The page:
You can always tell when election season is approaching. The lies and misrepresentations rear their ugly heads.
Such is the case in my race against long-time incumbent Rep. Lois Capps. Recently, a supporter gave me a fundraising letter Mrs. Capps sent out. In it, she blamed all of our country's problems on former President George W. Bush and tried to characterize my positions on several issues as extreme, including the issues of Social Security and education.
I'm told it's the standard political playbook: Go after your opponent so no one looks at your own abysmal record. It may have worked in the past, but not this year and not this election.
First, I have said repeatedly that Mr. Bush was wrong to spend money we didn't have and run up our debt. Unlike Mrs. Capps, I'm not afraid to stand up and say when I disagree with my party's leadership. But the solution to Mr. Bush's over-spending was not to spend even more money that we don't have the way the current administration and Congress have.
We are borrowing 41 cents of every dollar we are spending now.
When you've dug yourself into a hole, the first thing you do is stop digging and making the hole deeper -- not dig faster.
And yes, I do have very different positions on the role of government than the incumbent. Mrs. Capps seems to believe the federal government knows best about pretty much everything, apparently. She thinks the government should be able to dictate our health care choices, tell us what kind of light bulbs to use, dictate our energy use, restrict and control our financial choices, decide how much money we can keep, etc.
Looks to me like Mrs. Capps and her friends in Washington are control freaks who believe we should all fall in line with their worldview. Our leaders in Washington seem to think we work for them and they view us as little more than ATMs to fund their spending ambitions. Enough already. They work for us.
We face significant challenges in our country. Our debt is mounting rapidly and the president's budget proposals have huge ongoing deficits. Our entitlement programs have a massive unfunded and unpayable liability that is sure to increase. This is not a sustainable course, yet Mrs. Capps seems to feel we should continue down this path to financial doom.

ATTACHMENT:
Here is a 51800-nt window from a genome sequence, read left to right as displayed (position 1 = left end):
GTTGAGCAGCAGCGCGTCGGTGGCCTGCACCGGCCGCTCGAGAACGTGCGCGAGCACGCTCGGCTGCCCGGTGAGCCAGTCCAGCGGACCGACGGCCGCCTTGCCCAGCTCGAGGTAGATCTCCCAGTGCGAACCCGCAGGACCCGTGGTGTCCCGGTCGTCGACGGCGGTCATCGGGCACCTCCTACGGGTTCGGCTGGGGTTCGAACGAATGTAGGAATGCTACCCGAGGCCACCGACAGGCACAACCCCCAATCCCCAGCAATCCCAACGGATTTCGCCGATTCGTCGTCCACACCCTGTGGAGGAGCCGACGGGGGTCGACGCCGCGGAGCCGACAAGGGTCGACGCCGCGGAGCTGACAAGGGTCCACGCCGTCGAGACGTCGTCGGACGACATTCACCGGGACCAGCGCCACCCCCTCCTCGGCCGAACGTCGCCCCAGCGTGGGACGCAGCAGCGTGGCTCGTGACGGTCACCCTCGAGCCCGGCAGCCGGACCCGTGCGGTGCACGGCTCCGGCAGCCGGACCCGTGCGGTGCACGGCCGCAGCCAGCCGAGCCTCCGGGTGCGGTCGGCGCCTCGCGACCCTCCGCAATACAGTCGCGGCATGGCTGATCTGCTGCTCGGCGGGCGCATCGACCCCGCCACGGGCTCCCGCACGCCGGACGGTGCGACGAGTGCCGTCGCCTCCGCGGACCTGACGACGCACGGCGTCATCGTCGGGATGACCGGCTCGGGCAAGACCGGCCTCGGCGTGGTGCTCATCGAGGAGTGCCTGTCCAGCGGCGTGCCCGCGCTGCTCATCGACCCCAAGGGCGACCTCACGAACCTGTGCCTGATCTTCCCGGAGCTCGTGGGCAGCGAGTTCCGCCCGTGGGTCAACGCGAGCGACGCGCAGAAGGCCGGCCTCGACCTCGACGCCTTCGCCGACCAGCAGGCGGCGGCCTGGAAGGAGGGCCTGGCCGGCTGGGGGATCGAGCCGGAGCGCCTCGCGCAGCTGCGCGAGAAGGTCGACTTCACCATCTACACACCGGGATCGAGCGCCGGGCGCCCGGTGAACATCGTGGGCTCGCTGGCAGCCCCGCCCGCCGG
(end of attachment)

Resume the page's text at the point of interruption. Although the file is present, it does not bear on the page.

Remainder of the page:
This year, the Social Security system will likely pay out more in benefits than it will collect in payroll taxes -- about 10 years earlier than forecasted only two years ago. The Social Security Trust Fund has no actual money in it, just IOUs we taxpayers are on the hook for. All that money has already been spent. Yet, Mrs. Capps wants to stick her head in the sand and pretend everything is fine and misrepresent my positions because I dare to point out that the system is broken.
We simply cannot continue doing what we are doing; it isn't working and we are destroying our children's future. It is a total lack of common sense to say everything is right with this government-run system. If it were a private corporation, Social Security would be facing Chapter 7 bankruptcy liquidation because its liabilities greatly exceed the ability to pay.
Younger people who are paying into it now will never see the promised benefits from the program. Almost nobody under age 50 believes they will receive the benefits from Social Security and Medicare, and they are correct. So yes, it has to be changed, and to think differently shows a lack of understanding of the situation and no commitment to actually fixing problems.
I support an overhaul of the Department of Education and its relationship to the states because we have failing public schools, programs that suck up money and don't deliver results, and not enough money getting into the classrooms to help the students. California used to have the best public schools in the country; now they are almost the worst.
It's not working, so why keep doing the same thing? Mrs. Capps seems to think our current bloated government is working just great, I disagree.
This election has two candidates who believe very differently on the issues of spending, jobs and the role of government in our lives, to name a few. I'd welcome the opportunity to discuss my stand on the issues with the congresswoman, but she won't debate me. She'd rather distort my positions to try and raise money for her campaign.
No matter how much she tries to duck debates, distort my position and deceive the public, this election is about her and her commitment to putting what's best for her political party above the people. That won't happen with me as your congressman.
This campaign isn't about party, it is about policy. It is about common sense and whether or not we are going to bankrupt our country. As voters, you deserve a representative who is eager, willing and able to engage the voters and their challengers in an open exchange of ideas.
The author is a candidate for the California's 23rd Congressional District.